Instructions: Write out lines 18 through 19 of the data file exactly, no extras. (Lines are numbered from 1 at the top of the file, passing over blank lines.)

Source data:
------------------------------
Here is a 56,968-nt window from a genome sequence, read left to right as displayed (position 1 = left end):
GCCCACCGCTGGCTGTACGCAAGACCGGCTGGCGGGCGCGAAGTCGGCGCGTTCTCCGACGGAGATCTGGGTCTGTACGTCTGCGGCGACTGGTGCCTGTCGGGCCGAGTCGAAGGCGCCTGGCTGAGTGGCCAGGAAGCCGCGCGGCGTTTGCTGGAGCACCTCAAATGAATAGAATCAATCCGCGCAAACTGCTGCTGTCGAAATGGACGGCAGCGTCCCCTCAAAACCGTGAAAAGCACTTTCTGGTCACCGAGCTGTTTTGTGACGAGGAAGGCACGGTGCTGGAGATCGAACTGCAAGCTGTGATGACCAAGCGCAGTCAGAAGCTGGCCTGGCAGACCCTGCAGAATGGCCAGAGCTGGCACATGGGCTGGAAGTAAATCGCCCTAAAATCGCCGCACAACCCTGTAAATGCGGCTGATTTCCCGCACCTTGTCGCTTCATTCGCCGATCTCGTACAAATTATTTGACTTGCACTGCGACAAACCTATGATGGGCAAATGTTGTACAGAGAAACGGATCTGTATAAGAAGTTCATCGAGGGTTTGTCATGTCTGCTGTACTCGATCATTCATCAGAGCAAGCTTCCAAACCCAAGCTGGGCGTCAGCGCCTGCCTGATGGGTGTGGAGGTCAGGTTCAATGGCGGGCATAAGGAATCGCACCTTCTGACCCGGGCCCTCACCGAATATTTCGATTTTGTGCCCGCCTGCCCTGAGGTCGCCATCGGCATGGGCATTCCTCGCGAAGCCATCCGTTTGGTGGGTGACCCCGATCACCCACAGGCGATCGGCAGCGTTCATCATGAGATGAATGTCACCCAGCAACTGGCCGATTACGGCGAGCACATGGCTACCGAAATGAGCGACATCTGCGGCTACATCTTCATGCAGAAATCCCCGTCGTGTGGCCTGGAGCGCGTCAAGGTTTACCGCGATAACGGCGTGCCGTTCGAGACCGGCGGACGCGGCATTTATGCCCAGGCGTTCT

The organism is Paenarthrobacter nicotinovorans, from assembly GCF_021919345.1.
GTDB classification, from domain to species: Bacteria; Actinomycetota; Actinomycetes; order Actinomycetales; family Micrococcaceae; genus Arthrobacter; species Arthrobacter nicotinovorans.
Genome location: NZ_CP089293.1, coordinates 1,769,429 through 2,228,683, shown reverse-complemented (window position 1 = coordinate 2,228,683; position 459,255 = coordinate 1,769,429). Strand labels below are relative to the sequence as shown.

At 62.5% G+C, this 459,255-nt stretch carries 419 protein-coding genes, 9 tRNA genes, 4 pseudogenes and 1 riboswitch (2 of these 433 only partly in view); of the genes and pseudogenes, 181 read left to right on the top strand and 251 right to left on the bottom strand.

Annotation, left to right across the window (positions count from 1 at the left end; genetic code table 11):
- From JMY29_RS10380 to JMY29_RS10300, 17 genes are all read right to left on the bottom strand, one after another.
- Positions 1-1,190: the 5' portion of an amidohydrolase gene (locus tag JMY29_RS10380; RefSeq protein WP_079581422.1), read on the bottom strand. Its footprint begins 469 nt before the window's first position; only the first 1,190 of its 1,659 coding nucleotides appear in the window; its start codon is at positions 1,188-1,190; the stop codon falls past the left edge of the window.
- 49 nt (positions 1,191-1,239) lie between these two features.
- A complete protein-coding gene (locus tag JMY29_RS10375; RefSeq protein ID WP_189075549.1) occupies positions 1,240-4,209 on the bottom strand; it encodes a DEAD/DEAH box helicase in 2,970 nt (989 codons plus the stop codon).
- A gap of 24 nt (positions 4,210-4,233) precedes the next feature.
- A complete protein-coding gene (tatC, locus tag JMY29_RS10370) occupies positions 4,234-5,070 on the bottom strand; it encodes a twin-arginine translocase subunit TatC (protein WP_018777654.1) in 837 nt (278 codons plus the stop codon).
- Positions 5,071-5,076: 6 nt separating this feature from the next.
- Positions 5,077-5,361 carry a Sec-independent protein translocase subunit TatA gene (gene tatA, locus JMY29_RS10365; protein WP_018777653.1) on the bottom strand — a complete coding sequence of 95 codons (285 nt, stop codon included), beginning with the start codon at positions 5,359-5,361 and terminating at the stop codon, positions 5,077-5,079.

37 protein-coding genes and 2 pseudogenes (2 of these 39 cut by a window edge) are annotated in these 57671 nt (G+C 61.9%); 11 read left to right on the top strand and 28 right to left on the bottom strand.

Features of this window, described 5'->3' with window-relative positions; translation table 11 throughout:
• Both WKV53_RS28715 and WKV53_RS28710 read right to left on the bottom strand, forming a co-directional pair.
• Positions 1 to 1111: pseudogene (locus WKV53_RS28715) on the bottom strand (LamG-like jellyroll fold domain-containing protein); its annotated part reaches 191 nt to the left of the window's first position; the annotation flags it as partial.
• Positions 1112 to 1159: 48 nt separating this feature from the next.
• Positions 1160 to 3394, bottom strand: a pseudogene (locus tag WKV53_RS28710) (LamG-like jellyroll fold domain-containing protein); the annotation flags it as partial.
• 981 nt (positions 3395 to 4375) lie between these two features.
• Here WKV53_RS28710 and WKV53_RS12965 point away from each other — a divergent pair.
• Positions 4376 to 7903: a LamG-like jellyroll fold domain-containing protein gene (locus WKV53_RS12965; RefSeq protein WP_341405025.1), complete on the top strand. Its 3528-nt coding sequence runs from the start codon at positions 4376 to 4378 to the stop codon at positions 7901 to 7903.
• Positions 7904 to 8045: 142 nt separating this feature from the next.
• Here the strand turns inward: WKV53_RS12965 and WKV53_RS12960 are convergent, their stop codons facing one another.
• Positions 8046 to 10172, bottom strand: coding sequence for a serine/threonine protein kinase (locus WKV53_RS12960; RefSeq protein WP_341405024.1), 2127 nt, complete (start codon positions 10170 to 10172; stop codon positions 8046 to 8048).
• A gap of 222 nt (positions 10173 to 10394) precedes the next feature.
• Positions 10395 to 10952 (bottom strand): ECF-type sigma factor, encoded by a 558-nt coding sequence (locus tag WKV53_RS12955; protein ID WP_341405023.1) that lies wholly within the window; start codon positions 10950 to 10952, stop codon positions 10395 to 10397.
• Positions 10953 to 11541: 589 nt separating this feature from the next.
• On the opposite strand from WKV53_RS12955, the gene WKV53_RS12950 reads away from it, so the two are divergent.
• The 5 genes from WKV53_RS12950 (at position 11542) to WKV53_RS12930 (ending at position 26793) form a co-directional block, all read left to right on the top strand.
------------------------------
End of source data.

• Both WKV53_RS28715 and WKV53_RS28710 read right to left on the bottom strand, forming a co-directional pair.
• Positions 1 to 1111: pseudogene (locus WKV53_RS28715) on the bottom strand (LamG-like jellyroll fold domain-containing protein); its annotated part reaches 191 nt to the left of the window's first position; the annotation flags it as partial.